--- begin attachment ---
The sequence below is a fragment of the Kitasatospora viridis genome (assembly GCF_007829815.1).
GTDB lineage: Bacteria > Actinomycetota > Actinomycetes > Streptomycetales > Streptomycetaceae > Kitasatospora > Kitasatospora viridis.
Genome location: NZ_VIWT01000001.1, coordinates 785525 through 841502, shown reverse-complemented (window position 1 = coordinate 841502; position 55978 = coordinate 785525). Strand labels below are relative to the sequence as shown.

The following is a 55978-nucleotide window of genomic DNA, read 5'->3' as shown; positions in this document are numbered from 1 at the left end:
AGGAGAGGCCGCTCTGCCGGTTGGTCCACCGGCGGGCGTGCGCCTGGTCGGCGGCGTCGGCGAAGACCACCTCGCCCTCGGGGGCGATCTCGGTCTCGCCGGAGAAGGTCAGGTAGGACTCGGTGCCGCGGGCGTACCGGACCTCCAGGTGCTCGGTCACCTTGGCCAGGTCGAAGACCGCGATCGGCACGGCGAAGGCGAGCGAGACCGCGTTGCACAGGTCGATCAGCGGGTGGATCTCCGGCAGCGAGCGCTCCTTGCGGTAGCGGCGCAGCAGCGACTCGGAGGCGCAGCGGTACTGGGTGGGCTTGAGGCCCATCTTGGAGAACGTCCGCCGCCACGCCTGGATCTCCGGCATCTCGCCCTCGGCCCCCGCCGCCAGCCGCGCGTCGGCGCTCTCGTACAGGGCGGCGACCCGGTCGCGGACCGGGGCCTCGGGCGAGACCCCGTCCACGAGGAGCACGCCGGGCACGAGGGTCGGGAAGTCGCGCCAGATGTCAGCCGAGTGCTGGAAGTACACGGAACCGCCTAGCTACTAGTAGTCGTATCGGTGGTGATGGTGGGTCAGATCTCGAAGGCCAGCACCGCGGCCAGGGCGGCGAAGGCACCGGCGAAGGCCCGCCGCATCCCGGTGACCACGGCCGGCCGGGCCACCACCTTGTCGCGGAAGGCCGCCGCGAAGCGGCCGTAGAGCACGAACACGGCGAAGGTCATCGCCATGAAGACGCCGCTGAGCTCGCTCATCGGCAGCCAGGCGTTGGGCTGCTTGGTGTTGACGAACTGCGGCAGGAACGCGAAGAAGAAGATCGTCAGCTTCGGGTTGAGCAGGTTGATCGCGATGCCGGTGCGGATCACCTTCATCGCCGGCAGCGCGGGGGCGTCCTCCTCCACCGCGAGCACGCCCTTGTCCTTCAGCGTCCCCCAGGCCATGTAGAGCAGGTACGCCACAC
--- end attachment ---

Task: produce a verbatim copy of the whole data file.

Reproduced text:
The sequence below is a fragment of the Kitasatospora viridis genome (assembly GCF_007829815.1).
GTDB lineage: Bacteria > Actinomycetota > Actinomycetes > Streptomycetales > Streptomycetaceae > Kitasatospora > Kitasatospora viridis.
Genome location: NZ_VIWT01000001.1, coordinates 785525 through 841502, shown reverse-complemented (window position 1 = coordinate 841502; position 55978 = coordinate 785525). Strand labels below are relative to the sequence as shown.

The following is a 55978-nucleotide window of genomic DNA, read 5'->3' as shown; positions in this document are numbered from 1 at the left end:
AGGAGAGGCCGCTCTGCCGGTTGGTCCACCGGCGGGCGTGCGCCTGGTCGGCGGCGTCGGCGAAGACCACCTCGCCCTCGGGGGCGATCTCGGTCTCGCCGGAGAAGGTCAGGTAGGACTCGGTGCCGCGGGCGTACCGGACCTCCAGGTGCTCGGTCACCTTGGCCAGGTCGAAGACCGCGATCGGCACGGCGAAGGCGAGCGAGACCGCGTTGCACAGGTCGATCAGCGGGTGGATCTCCGGCAGCGAGCGCTCCTTGCGGTAGCGGCGCAGCAGCGACTCGGAGGCGCAGCGGTACTGGGTGGGCTTGAGGCCCATCTTGGAGAACGTCCGCCGCCACGCCTGGATCTCCGGCATCTCGCCCTCGGCCCCCGCCGCCAGCCGCGCGTCGGCGCTCTCGTACAGGGCGGCGACCCGGTCGCGGACCGGGGCCTCGGGCGAGACCCCGTCCACGAGGAGCACGCCGGGCACGAGGGTCGGGAAGTCGCGCCAGATGTCAGCCGAGTGCTGGAAGTACACGGAACCGCCTAGCTACTAGTAGTCGTATCGGTGGTGATGGTGGGTCAGATCTCGAAGGCCAGCACCGCGGCCAGGGCGGCGAAGGCACCGGCGAAGGCCCGCCGCATCCCGGTGACCACGGCCGGCCGGGCCACCACCTTGTCGCGGAAGGCCGCCGCGAAGCGGCCGTAGAGCACGAACACGGCGAAGGTCATCGCCATGAAGACGCCGCTGAGCTCGCTCATCGGCAGCCAGGCGTTGGGCTGCTTGGTGTTGACGAACTGCGGCAGGAACGCGAAGAAGAAGATCGTCAGCTTCGGGTTGAGCAGGTTGATCGCGATGCCGGTGCGGATCACCTTCATCGCCGGCAGCGCGGGGGCGTCCTCCTCCACCGCGAGCACGCCCTTGTCCTTCAGCGTCCCCCAGGCCATGTAGAGCAGGTACGCCACAC